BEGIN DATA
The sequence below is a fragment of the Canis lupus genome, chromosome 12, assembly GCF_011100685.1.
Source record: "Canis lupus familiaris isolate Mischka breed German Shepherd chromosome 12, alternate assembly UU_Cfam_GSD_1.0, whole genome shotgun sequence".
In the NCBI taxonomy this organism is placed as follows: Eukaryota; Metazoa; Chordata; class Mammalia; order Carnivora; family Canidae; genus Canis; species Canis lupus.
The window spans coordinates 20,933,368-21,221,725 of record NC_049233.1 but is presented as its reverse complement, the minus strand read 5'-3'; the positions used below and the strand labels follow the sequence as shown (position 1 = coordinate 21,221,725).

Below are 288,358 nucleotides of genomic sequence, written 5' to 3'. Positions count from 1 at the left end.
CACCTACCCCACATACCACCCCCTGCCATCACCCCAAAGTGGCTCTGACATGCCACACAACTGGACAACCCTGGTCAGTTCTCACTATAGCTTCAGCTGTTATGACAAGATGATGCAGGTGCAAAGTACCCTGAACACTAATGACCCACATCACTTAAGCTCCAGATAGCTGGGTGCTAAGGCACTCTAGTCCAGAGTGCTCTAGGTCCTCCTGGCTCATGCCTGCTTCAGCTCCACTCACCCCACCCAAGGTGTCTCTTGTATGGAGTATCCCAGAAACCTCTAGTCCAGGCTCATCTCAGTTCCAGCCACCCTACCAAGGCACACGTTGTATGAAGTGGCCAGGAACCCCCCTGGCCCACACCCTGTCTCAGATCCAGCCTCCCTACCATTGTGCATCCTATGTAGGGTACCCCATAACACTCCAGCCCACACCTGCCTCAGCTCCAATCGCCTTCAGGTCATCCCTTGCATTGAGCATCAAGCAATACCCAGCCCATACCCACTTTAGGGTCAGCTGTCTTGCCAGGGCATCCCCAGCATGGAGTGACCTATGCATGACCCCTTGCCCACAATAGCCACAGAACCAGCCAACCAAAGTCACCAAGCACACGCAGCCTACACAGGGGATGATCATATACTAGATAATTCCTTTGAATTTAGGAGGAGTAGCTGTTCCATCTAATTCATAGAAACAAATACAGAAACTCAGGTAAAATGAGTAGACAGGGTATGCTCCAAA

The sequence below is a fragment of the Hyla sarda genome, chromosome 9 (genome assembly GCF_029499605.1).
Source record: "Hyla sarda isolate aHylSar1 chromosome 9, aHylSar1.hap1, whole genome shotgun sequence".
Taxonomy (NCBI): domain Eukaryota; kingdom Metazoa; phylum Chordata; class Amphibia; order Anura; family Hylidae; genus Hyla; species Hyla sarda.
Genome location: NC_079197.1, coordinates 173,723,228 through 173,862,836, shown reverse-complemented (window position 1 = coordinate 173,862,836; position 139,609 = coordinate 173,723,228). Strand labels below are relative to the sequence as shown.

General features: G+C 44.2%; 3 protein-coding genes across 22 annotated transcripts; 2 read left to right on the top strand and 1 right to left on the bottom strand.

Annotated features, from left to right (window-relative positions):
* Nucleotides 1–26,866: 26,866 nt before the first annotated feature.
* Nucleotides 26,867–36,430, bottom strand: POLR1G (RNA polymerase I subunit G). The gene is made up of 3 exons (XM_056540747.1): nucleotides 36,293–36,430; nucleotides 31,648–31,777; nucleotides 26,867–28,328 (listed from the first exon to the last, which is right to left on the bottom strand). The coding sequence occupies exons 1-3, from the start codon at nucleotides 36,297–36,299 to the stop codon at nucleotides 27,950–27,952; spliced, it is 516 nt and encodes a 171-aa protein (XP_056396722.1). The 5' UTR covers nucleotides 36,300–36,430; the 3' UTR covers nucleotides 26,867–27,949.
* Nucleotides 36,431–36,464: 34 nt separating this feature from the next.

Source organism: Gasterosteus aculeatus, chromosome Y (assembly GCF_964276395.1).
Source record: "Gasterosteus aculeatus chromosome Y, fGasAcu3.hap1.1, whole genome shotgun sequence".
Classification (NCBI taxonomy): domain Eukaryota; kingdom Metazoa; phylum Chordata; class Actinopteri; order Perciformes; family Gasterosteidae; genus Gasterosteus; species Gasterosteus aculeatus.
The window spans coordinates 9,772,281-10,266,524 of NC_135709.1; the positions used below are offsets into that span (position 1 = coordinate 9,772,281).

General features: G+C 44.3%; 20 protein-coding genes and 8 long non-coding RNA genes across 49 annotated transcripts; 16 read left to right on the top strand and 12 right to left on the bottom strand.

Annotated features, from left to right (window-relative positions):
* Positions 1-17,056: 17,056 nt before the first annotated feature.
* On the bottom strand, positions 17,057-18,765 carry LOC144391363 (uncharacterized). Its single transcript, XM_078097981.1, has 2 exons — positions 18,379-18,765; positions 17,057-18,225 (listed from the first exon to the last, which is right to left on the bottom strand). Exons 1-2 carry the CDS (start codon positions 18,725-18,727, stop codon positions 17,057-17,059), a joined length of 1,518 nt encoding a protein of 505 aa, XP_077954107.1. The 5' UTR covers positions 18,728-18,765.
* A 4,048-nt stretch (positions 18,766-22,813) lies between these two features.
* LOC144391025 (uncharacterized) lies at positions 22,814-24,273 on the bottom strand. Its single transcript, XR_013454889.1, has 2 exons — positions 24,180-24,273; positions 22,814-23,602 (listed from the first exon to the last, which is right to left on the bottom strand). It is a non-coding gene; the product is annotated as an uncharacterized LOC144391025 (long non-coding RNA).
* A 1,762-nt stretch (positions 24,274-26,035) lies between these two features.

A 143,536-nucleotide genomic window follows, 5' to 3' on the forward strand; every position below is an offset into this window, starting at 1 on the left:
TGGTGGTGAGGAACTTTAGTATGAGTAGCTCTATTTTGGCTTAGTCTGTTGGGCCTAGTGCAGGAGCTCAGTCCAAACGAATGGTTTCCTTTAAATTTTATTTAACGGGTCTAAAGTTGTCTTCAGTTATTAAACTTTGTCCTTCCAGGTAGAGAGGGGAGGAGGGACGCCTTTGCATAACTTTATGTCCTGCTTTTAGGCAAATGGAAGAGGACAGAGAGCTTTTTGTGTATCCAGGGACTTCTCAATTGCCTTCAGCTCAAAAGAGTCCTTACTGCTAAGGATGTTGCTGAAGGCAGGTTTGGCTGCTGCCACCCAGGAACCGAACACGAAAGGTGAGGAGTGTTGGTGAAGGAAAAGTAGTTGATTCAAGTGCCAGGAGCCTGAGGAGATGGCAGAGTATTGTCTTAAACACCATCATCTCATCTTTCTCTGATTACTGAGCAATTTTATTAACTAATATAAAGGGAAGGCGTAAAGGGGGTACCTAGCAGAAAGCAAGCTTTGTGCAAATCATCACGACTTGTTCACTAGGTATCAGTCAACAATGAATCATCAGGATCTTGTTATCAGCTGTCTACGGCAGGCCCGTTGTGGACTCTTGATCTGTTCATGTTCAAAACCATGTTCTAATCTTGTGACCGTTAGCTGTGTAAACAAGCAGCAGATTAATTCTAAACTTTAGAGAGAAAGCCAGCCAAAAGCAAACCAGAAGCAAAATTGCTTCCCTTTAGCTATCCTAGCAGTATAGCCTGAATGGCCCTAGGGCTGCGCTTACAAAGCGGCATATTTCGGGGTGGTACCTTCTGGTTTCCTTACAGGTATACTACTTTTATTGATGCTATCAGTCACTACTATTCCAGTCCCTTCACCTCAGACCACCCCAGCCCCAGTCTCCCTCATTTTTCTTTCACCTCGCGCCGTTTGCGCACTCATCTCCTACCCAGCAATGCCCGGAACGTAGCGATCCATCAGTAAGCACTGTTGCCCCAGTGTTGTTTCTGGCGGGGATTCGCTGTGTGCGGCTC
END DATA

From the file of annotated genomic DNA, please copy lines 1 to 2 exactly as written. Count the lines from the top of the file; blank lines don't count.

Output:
The sequence below is a fragment of the Canis lupus genome, chromosome 12, assembly GCF_011100685.1.
Source record: "Canis lupus familiaris isolate Mischka breed German Shepherd chromosome 12, alternate assembly UU_Cfam_GSD_1.0, whole genome shotgun sequence".